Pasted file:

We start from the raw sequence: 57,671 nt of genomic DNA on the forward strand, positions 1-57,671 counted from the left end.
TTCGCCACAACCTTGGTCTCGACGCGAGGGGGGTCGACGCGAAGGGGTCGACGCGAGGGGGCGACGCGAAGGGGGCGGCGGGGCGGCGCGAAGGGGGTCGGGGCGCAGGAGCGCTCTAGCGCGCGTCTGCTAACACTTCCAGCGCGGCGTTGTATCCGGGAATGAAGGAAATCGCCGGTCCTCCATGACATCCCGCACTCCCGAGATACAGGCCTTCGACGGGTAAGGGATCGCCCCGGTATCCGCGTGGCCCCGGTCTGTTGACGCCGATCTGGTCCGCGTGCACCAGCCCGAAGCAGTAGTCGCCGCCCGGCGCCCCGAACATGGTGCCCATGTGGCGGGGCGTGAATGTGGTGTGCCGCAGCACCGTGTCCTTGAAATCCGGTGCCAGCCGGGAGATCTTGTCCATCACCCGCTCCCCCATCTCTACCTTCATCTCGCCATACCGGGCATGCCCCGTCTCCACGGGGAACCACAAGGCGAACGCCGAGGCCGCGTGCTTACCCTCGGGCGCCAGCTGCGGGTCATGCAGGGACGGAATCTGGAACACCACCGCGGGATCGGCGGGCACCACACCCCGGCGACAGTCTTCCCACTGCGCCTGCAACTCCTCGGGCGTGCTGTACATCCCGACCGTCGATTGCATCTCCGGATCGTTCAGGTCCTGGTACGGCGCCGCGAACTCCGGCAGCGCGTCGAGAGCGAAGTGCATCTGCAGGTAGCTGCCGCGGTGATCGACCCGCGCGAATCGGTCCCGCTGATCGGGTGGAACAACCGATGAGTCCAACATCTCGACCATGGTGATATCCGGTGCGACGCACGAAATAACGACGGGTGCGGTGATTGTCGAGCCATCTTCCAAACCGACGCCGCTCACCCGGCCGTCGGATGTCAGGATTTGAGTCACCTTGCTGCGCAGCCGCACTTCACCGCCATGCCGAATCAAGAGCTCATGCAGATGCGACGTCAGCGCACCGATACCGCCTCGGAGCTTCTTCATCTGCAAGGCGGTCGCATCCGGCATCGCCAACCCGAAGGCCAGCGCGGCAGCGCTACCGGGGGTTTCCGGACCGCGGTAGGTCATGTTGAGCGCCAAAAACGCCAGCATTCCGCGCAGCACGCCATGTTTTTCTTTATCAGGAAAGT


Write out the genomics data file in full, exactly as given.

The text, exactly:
We start from the raw sequence: 57,671 nt of genomic DNA on the forward strand, positions 1-57,671 counted from the left end.
TTCGCCACAACCTTGGTCTCGACGCGAGGGGGGTCGACGCGAAGGGGTCGACGCGAGGGGGCGACGCGAAGGGGGCGGCGGGGCGGCGCGAAGGGGGTCGGGGCGCAGGAGCGCTCTAGCGCGCGTCTGCTAACACTTCCAGCGCGGCGTTGTATCCGGGAATGAAGGAAATCGCCGGTCCTCCATGACATCCCGCACTCCCGAGATACAGGCCTTCGACGGGTAAGGGATCGCCCCGGTATCCGCGTGGCCCCGGTCTGTTGACGCCGATCTGGTCCGCGTGCACCAGCCCGAAGCAGTAGTCGCCGCCCGGCGCCCCGAACATGGTGCCCATGTGGCGGGGCGTGAATGTGGTGTGCCGCAGCACCGTGTCCTTGAAATCCGGTGCCAGCCGGGAGATCTTGTCCATCACCCGCTCCCCCATCTCTACCTTCATCTCGCCATACCGGGCATGCCCCGTCTCCACGGGGAACCACAAGGCGAACGCCGAGGCCGCGTGCTTACCCTCGGGCGCCAGCTGCGGGTCATGCAGGGACGGAATCTGGAACACCACCGCGGGATCGGCGGGCACCACACCCCGGCGACAGTCTTCCCACTGCGCCTGCAACTCCTCGGGCGTGCTGTACATCCCGACCGTCGATTGCATCTCCGGATCGTTCAGGTCCTGGTACGGCGCCGCGAACTCCGGCAGCGCGTCGAGAGCGAAGTGCATCTGCAGGTAGCTGCCGCGGTGATCGACCCGCGCGAATCGGTCCCGCTGATCGGGTGGAACAACCGATGAGTCCAACATCTCGACCATGGTGATATCCGGTGCGACGCACGAAATAACGACGGGTGCGGTGATTGTCGAGCCATCTTCCAAACCGACGCCGCTCACCCGGCCGTCGGATGTCAGGATTTGAGTCACCTTGCTGCGCAGCCGCACTTCACCGCCATGCCGAATCAAGAGCTCATGCAGATGCGACGTCAGCGCACCGATACCGCCTCGGAGCTTCTTCATCTGCAAGGCGGTCGCATCCGGCATCGCCAACCCGAAGGCCAGCGCGGCAGCGCTACCGGGGGTTTCCGGACCGCGGTAGGTCATGTTGAGCGCCAAAAACGCCAGCATTCCGCGCAGCACGCCATGTTTTTCTTTATCAGGAAAGT